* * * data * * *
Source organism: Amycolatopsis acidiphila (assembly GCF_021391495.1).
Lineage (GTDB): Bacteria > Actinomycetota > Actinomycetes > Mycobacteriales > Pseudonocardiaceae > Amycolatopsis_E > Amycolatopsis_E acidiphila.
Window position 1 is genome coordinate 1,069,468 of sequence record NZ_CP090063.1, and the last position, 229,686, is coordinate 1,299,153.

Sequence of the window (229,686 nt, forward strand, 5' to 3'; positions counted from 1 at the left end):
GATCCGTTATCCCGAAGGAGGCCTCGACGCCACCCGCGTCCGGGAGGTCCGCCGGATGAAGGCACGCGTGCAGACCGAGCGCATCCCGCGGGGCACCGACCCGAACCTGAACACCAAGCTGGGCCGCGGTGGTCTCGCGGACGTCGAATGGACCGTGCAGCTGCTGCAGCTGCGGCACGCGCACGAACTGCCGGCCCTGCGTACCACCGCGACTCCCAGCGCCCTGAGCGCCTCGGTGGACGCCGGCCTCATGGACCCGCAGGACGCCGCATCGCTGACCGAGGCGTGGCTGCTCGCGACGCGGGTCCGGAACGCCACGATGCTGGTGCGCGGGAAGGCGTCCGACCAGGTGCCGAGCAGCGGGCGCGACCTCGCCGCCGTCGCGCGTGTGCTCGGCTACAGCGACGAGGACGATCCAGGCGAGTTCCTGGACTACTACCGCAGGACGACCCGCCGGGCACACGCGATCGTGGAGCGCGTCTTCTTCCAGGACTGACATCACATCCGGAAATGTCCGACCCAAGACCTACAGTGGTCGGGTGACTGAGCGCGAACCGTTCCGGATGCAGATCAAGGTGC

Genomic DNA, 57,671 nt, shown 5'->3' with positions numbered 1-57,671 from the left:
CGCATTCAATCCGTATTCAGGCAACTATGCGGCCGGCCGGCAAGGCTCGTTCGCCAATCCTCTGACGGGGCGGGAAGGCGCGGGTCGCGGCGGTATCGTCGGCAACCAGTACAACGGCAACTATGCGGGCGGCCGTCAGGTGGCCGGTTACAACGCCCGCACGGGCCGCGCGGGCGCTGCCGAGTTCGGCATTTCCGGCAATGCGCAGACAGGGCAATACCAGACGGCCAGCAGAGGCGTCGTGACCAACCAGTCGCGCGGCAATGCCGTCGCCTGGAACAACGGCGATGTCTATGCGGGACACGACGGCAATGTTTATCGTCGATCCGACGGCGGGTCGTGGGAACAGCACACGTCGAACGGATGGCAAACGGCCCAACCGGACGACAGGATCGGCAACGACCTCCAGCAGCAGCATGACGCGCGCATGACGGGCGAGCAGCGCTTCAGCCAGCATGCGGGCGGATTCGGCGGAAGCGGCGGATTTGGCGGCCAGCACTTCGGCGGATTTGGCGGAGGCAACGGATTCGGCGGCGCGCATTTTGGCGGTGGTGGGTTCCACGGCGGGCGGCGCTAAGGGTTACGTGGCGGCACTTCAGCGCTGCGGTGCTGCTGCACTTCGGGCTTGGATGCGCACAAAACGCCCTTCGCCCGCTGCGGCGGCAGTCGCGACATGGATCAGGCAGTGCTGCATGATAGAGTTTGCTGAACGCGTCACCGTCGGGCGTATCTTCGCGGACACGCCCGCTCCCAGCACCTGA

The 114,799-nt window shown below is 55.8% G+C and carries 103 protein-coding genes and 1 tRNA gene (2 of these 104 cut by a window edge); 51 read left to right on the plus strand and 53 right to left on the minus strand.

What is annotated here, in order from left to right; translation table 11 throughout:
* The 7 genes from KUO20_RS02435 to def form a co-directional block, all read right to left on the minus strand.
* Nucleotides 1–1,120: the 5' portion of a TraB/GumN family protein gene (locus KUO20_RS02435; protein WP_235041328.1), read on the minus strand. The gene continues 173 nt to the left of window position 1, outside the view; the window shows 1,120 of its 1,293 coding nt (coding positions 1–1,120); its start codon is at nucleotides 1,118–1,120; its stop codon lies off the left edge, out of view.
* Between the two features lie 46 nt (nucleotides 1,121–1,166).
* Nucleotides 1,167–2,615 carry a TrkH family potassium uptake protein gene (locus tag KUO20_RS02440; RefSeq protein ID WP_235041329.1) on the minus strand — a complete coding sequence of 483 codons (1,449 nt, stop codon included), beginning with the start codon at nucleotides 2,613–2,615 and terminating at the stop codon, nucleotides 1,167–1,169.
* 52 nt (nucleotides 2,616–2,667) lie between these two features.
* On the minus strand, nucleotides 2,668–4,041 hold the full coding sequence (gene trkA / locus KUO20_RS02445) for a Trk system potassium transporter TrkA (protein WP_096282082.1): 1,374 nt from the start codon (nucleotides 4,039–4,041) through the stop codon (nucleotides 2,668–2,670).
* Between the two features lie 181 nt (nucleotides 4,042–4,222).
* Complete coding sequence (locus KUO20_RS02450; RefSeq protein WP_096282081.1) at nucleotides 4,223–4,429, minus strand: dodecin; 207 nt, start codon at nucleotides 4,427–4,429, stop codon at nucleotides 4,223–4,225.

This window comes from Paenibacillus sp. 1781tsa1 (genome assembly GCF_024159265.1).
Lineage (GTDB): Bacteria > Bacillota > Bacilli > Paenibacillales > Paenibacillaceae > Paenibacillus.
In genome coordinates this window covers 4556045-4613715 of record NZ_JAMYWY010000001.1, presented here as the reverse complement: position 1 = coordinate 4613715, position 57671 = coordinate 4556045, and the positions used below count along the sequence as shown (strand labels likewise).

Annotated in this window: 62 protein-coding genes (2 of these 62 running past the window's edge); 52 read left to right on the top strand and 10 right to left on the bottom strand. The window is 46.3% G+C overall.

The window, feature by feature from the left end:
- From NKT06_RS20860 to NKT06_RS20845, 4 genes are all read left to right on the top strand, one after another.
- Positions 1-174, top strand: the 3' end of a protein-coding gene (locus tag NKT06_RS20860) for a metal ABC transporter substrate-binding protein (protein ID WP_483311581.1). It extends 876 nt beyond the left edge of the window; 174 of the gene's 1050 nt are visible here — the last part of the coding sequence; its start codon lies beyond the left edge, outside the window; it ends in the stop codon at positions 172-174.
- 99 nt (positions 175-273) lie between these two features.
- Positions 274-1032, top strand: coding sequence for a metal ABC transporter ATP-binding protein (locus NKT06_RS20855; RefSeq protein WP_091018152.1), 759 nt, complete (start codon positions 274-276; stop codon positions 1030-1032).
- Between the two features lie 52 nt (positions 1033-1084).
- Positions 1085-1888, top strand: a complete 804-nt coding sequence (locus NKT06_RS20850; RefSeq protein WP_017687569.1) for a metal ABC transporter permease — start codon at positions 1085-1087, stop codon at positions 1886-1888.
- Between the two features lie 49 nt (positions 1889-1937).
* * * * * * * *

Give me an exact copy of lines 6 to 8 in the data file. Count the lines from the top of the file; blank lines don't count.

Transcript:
Genomic DNA, 57,671 nt, shown 5'->3' with positions numbered 1-57,671 from the left:
CGCATTCAATCCGTATTCAGGCAACTATGCGGCCGGCCGGCAAGGCTCGTTCGCCAATCCTCTGACGGGGCGGGAAGGCGCGGGTCGCGGCGGTATCGTCGGCAACCAGTACAACGGCAACTATGCGGGCGGCCGTCAGGTGGCCGGTTACAACGCCCGCACGGGCCGCGCGGGCGCTGCCGAGTTCGGCATTTCCGGCAATGCGCAGACAGGGCAATACCAGACGGCCAGCAGAGGCGTCGTGACCAACCAGTCGCGCGGCAATGCCGTCGCCTGGAACAACGGCGATGTCTATGCGGGACACGACGGCAATGTTTATCGTCGATCCGACGGCGGGTCGTGGGAACAGCACACGTCGAACGGATGGCAAACGGCCCAACCGGACGACAGGATCGGCAACGACCTCCAGCAGCAGCATGACGCGCGCATGACGGGCGAGCAGCGCTTCAGCCAGCATGCGGGCGGATTCGGCGGAAGCGGCGGATTTGGCGGCCAGCACTTCGGCGGATTTGGCGGAGGCAACGGATTCGGCGGCGCGCATTTTGGCGGTGGTGGGTTCCACGGCGGGCGGCGCTAAGGGTTACGTGGCGGCACTTCAGCGCTGCGGTGCTGCTGCACTTCGGGCTTGGATGCGCACAAAACGCCCTTCGCCCGCTGCGGCGGCAGTCGCGACATGGATCAGGCAGTGCTGCATGATAGAGTTTGCTGAACGCGTCACCGTCGGGCGTATCTTCGCGGACACGCCCGCTCCCAGCACCTGA

The 114,799-nt window shown below is 55.8% G+C and carries 103 protein-coding genes and 1 tRNA gene (2 of these 104 cut by a window edge); 51 read left to right on the plus strand and 53 right to left on the minus strand.